Citigroup Banker: Time for the World to Abolish Cash
The world’s banks have a big problem.
You have probably noticed the dismally low interest rate you are paid on your bank deposits. I earn 0.12 percent on my credit union account. I receive zero percent interest on my Bank of America account.
Yup. Banks lend out your money. Through the power of fractional reserve lending, they may lend out up to 10 times your money on deposit—and collect interest on all of it. And you get zero. Ziltch.
That’s not totally true. You get the “safety” of a secure account.
Welcome to America’s Alice-in-Wonderland economy. But what seems like your and my problem is also the bank’s problem. Bank of America, for example, has to find credit-worthy borrowers that it is willing to lend to at historically low—artificially manipulated low—interest rates.
That might be tougher than you think in America’s debt-bloated economy.
For that, you can thank the Federal Reserve. In an effort to stimulate the economy, America’s central bank printed almost $4.5 trillion since the 2008 economic crash. It calls it quantitative easing. In effect, for many people, it is better understood as quantitative fleecing. Is it too much to say borrowers get green to graze while savers get shaved?
All those newly minted greenbacks pushed interest rates to record lows and borrowing volumes up.
But perhaps American savers should be counting their blessings. In Denmark, Portugal and Spain, savers have to contend with negative interest rates. In these countries, savers pay banks for the privilege of depositing money.
Would you pay your bank interest for the honor of depositing money?
It is an upside-down world—and it is becoming even more upside down.
One Spanish national interviewed by the Wall Street Journal said he took out a $530,000 adjustable rate mortgage in 2006. Now that interest rates are negative, each month his bank actually pays him interest on the money he borrowed.
Many more borrowers may soon be receiving monthly mortgage payments too. The wsj says there may be hundreds of thousands of borrowers in Spain that may soon have their banks paying their mortgages if the European Central Bank follows through with its promise to keep printing money to push interest rates down.
Debt is good. Saving is bad. People getting paid to borrow money. What other incredible tricks do central bankers have waiting for us?
If they follow the advice of Citigroup’s top economist Willem Buiter, a doozy is headed your way.
The world should outlaw cash.
According to Buiter, the biggest impediment to economic recovery is getting people and businesses to spend enough. We need to jam more debt into the system.
This could be accomplished by much steeper negative interest rates. For example, he says interest rates could have been manipulated down to –6 percent in America! That would stop those evil savers and get people borrowing and spending.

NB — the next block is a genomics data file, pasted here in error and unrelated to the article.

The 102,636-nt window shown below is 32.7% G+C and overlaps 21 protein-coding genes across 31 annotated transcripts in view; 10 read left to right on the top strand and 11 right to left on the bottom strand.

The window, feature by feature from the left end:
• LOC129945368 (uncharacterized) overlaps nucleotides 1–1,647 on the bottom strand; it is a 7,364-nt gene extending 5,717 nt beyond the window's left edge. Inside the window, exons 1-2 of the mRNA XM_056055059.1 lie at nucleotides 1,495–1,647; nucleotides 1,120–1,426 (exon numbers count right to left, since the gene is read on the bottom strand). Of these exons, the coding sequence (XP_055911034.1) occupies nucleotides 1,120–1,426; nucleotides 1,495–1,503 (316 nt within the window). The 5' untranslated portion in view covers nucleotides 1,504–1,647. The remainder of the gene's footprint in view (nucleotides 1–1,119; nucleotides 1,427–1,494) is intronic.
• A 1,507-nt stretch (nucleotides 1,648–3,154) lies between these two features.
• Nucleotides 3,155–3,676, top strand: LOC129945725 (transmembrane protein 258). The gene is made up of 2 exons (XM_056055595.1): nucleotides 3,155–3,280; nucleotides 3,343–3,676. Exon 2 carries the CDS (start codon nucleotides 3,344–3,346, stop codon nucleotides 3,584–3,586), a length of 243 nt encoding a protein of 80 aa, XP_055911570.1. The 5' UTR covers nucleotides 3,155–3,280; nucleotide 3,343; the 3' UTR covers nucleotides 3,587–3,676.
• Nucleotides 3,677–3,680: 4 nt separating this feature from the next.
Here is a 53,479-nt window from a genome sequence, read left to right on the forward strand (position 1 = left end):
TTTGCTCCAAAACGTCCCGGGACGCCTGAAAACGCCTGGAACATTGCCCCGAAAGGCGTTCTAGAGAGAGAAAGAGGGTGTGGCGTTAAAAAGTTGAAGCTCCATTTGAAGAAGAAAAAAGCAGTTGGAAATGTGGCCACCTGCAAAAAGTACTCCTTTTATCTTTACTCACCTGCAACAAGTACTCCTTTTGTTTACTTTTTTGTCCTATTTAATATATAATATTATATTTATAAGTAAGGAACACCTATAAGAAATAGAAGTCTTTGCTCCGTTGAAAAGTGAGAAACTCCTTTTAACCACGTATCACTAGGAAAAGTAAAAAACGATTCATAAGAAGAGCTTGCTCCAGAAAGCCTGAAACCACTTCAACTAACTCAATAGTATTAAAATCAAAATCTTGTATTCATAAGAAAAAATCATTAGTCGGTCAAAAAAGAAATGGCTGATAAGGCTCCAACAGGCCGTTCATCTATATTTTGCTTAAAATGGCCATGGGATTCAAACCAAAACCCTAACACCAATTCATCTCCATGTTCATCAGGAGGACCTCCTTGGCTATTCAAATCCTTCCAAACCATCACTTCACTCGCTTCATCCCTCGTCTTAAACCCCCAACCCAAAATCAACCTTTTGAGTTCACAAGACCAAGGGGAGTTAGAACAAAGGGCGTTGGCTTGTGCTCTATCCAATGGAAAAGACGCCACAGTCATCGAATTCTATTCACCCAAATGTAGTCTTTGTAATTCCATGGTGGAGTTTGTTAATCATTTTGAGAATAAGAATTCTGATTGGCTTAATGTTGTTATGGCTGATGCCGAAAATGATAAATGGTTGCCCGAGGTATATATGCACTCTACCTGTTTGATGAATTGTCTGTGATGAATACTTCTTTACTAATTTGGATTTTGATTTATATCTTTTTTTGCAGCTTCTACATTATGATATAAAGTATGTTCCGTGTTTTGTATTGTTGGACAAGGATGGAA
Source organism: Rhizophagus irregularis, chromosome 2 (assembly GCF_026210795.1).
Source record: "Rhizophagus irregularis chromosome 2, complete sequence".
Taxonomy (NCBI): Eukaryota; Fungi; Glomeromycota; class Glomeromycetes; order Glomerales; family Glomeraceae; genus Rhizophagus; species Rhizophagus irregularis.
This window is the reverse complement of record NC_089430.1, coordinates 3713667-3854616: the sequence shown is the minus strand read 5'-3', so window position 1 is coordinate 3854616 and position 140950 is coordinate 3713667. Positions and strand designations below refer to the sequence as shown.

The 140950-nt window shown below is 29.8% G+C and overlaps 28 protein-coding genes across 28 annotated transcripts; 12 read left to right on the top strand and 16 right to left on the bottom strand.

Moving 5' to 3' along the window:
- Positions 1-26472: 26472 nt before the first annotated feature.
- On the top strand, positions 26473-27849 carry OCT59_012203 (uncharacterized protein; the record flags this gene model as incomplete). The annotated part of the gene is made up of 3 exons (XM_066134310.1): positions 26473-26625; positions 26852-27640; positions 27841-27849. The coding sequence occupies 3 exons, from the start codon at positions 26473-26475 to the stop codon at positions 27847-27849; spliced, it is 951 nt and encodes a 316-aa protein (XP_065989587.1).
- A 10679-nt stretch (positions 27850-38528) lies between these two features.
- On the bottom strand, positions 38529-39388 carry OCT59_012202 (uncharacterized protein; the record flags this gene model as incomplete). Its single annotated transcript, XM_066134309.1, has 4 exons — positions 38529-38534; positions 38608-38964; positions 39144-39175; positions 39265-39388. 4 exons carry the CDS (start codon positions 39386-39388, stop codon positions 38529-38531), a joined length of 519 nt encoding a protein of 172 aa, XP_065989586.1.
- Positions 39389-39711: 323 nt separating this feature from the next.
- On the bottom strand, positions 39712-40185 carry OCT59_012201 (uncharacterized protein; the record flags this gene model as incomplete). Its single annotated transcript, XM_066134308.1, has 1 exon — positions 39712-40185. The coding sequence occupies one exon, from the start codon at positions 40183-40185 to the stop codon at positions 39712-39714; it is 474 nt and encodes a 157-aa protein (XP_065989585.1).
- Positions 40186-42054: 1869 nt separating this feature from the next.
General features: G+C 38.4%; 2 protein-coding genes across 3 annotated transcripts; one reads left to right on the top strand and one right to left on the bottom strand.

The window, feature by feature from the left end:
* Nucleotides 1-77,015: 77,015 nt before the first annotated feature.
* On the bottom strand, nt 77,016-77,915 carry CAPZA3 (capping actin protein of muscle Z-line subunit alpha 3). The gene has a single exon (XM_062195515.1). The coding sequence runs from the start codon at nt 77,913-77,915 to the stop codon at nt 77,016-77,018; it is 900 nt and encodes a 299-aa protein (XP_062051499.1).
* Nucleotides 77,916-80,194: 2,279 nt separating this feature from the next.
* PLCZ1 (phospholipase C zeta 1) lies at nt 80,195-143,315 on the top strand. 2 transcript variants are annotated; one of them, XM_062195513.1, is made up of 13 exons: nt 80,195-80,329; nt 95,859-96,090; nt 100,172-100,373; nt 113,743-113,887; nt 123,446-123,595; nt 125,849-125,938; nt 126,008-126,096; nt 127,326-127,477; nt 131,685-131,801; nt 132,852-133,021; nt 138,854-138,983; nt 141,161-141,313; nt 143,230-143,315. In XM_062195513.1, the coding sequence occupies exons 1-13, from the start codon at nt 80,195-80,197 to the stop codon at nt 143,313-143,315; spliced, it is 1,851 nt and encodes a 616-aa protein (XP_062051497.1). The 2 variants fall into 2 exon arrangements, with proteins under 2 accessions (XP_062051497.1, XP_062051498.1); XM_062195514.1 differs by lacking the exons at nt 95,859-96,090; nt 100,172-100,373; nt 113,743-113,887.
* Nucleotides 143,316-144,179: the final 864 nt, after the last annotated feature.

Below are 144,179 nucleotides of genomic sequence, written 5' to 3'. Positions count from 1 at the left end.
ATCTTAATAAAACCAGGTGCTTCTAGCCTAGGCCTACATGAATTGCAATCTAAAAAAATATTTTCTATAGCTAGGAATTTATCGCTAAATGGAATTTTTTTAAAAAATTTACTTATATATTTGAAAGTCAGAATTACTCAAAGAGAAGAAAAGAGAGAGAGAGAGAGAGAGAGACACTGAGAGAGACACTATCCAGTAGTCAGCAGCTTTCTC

But wait. There’s just one little problem. How do you force people to keep money in banks at negative 6 percent? Who in their right mind would pay a bank 6 percent interest just to keep their money on deposit? After 15 years, your $50,000 would have shrunk to $20,000.
It would create a run on the banks. People would stuff cash under their mattresses, safes and safety deposit boxes. The system would go insolvent. It would be the end of Wall Street.
Buiter’s solution? Abolish cash. Without cash—or bills larger than a five—people would be forced to keep their money in the system. And banks could continue to lend it out at low interest rates.
So much for free-market capitalism.
But don’t worry, it is all for the greater good, Buiter implies. Who wouldn’t want to borrow money if they could do so at zero percent? Surely that would make the economy boom. Problem solved. We all win.
Buiter is what the New York Time’s world-renowned economist Paul Krugman would call a “serious economist.”
In case you don’t think governments would ever try such a thing as outlawing cash, in 2012 Spain banned all cash transactions above €2,500 (us$2,681). As part of an emergency decree to crack down on tax evaders, Italy outlawed all cash transactions over €1,000. France is going down that route too. In September, cash transactions above €1,000 will be banned.
In America, cash is still king, but even in the land of the free, some authorities are working toward restricting cash. The Economic Policy Journal reported April 13 that Louisiana became the first state to ban all secondhand shops that sell used goods from accepting cash. All payments must be electronic or check. Technically the law applies to garage sales too, although that doesn’t seem to be enforced, yet. The law is purportedly to help police track stolen goods.
“Global imbalances are so extreme, interest rate policy so absurd … that a massive currency crisis is all but inevitable now,” writes economic analyst Mike Shedlock. “The currency crisis could start in Europe. But it could also start in Japan, the [United Kingdom] or anywhere.
“Meanwhile … the bubbles will grow and grow and grow until central banks can no longer stuff any more debt into the system,” he says. “Good luck when the bubbles pop.”
The fact that interest rates have gone negative in many nations, and that lenders pay people to borrow money, is a flashing neon sign that the economic system is dangerously unstable. And the ever wackier solutions policymakers are grasping at will only make it worse.
Banning physical money will not solve this world’s economic troubles. It may give the government unprecedented ability to monitor and control people, but it will not fix any of the fundamental problems with the economy.
Work hard to get out of debt now—before the looming debt collapse. Here is a free book to help you get started.